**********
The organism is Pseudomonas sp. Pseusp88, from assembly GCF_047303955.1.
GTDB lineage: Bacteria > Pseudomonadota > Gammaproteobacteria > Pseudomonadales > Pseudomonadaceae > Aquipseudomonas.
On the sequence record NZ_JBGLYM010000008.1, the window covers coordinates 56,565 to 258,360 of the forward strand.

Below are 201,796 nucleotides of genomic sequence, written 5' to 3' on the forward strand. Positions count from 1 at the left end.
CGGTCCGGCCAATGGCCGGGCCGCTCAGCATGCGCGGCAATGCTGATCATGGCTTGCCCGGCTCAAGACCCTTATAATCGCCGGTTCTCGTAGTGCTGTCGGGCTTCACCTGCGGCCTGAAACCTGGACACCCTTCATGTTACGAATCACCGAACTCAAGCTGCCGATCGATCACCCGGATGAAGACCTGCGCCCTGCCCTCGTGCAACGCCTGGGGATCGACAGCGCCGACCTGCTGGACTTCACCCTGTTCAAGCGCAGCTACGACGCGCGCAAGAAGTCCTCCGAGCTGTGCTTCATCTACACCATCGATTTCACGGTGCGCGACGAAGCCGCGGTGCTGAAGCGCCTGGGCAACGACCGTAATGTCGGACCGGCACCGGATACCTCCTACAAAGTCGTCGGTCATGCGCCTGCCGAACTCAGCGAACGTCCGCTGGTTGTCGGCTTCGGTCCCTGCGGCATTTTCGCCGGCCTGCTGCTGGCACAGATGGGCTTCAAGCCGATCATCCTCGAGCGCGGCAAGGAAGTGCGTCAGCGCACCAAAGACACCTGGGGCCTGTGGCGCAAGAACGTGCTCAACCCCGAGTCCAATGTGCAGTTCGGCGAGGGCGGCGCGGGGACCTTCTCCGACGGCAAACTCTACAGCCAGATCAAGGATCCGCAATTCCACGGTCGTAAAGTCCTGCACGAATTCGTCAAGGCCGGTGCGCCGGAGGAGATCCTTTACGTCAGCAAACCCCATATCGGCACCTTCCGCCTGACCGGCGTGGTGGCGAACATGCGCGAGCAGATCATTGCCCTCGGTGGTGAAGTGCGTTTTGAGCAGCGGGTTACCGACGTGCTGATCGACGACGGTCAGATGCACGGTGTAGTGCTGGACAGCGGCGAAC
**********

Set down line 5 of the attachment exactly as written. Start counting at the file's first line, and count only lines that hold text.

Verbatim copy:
CGGTCCGGCCAATGGCCGGGCCGCTCAGCATGCGCGGCAATGCTGATCATGGCTTGCCCGGCTCAAGACCCTTATAATCGCCGGTTCTCGTAGTGCTGTCGGGCTTCACCTGCGGCCTGAAACCTGGACACCCTTCATGTTACGAATCACCGAACTCAAGCTGCCGATCGATCACCCGGATGAAGACCTGCGCCCTGCCCTCGTGCAACGCCTGGGGATCGACAGCGCCGACCTGCTGGACTTCACCCTGTTCAAGCGCAGCTACGACGCGCGCAAGAAGTCCTCCGAGCTGTGCTTCATCTACACCATCGATTTCACGGTGCGCGACGAAGCCGCGGTGCTGAAGCGCCTGGGCAACGACCGTAATGTCGGACCGGCACCGGATACCTCCTACAAAGTCGTCGGTCATGCGCCTGCCGAACTCAGCGAACGTCCGCTGGTTGTCGGCTTCGGTCCCTGCGGCATTTTCGCCGGCCTGCTGCTGGCACAGATGGGCTTCAAGCCGATCATCCTCGAGCGCGGCAAGGAAGTGCGTCAGCGCACCAAAGACACCTGGGGCCTGTGGCGCAAGAACGTGCTCAACCCCGAGTCCAATGTGCAGTTCGGCGAGGGCGGCGCGGGGACCTTCTCCGACGGCAAACTCTACAGCCAGATCAAGGATCCGCAATTCCACGGTCGTAAAGTCCTGCACGAATTCGTCAAGGCCGGTGCGCCGGAGGAGATCCTTTACGTCAGCAAACCCCATATCGGCACCTTCCGCCTGACCGGCGTGGTGGCGAACATGCGCGAGCAGATCATTGCCCTCGGTGGTGAAGTGCGTTTTGAGCAGCGGGTTACCGACGTGCTGATCGACGACGGTCAGATGCACGGTGTAGTGCTGGACAGCGGCGAAC